If you’re not sure where to start when looking for the next multi-bagger, there are a few key trends you should keep an eye out for. Firstly, we’ll want to see a proven return on capital employed (ROCE) that is increasing, and secondly, an expanding base of capital employed. Ultimately, this demonstrates that it’s a business that is reinvesting profits at increasing rates of return. In light of that, when we looked at Super Micro Computer (NASDAQ:SMCI) and its ROCE trend, we weren’t exactly thrilled.
Understanding Return On Capital Employed (ROCE)
If you haven’t worked with ROCE before, it measures the ‘return’ (pre-tax profit) a company generates from capital employed in its business. To calculate this metric for Super Micro Computer, this is the formula:
Return on Capital Employed = Earnings Before Interest and Tax (EBIT) ÷ (Total Assets – Current Liabilities)
0.092 = US$136m ÷ (US$2.7b – US$1.2b) (Based on the trailing twelve months to December 2021).
Therefore, Super Micro Computer has an ROCE of 9.2%. On its own, that’s a low figure but it’s around the 11% average generated by the Tech industry.
Above you can see how the current ROCE for Super Micro Computer compares to its prior returns on capital, but there’s only so much you can tell from the past. If you’d like to see what analysts are forecasting going forward, you should check out our free report for Super Micro Computer.
What The Trend Of ROCE Can Tell Us
In terms of Super Micro Computer’s historical ROCE trend, it doesn’t exactly demand attention. The company has employed 79% more capital in the last five years, and the returns on that capital have remained stable at 9.2%. Given the company has increased the amount of capital employed, it appears the investments that have been made simply don’t provide a high return on capital.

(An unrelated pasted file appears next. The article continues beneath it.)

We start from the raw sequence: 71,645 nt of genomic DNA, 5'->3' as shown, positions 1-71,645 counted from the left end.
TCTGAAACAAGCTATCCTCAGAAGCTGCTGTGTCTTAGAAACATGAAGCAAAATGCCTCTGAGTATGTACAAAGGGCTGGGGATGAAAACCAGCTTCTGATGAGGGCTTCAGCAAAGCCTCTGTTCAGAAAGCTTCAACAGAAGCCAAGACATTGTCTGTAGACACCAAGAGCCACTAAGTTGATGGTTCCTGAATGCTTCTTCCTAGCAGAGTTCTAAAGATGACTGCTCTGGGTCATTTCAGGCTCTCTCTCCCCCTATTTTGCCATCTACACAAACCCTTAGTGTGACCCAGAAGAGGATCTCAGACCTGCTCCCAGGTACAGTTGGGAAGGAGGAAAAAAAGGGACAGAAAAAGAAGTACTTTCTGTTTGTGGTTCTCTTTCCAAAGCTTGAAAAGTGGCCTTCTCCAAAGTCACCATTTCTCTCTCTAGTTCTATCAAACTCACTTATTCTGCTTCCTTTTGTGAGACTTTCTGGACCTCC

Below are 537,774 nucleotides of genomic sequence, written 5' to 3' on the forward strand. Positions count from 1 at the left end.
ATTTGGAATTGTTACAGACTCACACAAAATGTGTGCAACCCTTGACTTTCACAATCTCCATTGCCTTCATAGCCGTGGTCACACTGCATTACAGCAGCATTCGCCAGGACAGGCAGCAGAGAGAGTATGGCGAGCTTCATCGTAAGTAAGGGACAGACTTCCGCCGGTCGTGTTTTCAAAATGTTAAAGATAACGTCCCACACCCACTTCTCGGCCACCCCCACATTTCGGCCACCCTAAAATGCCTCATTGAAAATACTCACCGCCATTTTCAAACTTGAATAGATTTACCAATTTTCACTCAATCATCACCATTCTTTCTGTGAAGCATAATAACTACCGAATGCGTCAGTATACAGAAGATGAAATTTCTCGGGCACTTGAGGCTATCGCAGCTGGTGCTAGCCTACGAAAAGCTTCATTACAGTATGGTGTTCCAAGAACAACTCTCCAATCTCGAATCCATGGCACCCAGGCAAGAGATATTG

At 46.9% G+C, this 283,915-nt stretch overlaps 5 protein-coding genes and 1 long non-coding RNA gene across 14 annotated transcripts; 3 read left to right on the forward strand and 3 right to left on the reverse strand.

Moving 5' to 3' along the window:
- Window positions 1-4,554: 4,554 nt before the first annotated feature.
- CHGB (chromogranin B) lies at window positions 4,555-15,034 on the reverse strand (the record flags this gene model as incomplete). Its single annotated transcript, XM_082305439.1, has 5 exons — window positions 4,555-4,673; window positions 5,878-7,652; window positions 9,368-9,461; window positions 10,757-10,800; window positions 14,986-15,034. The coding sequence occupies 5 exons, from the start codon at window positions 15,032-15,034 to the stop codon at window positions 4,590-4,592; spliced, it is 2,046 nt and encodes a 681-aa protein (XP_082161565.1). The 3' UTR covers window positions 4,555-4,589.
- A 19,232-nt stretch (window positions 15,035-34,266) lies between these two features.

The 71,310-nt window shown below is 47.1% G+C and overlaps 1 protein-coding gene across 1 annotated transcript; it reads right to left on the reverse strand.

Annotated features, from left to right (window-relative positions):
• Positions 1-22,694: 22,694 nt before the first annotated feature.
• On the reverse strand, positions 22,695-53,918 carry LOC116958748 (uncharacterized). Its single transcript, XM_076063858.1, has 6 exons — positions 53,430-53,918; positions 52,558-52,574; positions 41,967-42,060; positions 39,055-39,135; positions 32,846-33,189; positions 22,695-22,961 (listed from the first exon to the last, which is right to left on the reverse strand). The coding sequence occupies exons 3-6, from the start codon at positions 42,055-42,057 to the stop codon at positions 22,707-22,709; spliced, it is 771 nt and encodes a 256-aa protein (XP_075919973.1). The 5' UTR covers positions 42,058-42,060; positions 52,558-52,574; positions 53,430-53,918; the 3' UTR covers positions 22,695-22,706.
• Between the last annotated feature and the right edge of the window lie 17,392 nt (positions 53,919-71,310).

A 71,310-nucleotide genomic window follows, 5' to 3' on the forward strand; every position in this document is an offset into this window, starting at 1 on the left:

On a separate but related note, it’s important to know that Super Micro Computer has a current liabilities to total assets ratio of 45%, which we’d consider pretty high. This effectively means that suppliers (or short-term creditors) are funding a large portion of the business, so just be aware that this can introduce some elements of risk. While it’s not necessarily a bad thing, it can be beneficial if this ratio is lower.
In summary, Super Micro Computer has simply been reinvesting capital and generating the same low rate of return as before. Since the stock has gained an impressive 45% over the last five years, investors must think there’s better things to come. Ultimately, if the underlying trends persist, we wouldn’t hold our breath on it being a multi-bagger going forward.
Super Micro Computer does have some risks, we noticed 2 warning signs (and 1 which makes us a bit uncomfortable) we think you should know about.
While Super Micro Computer may not currently earn the highest returns, we’ve compiled a list of companies that currently earn more than 25% return on equity. Check out this free list here.
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This article by Simply Wall St is general in nature. We provide commentary based on historical data and analyst forecasts only using an unbiased methodology and our articles are not intended to be financial advice. It does not constitute a recommendation to buy or sell any stock, and does not take account of your objectives, or your financial situation. We aim to bring you long-term focused analysis driven by fundamental data. Note that our analysis may not factor in the latest price-sensitive company announcements or qualitative material. Simply Wall St has no position in any stocks mentioned.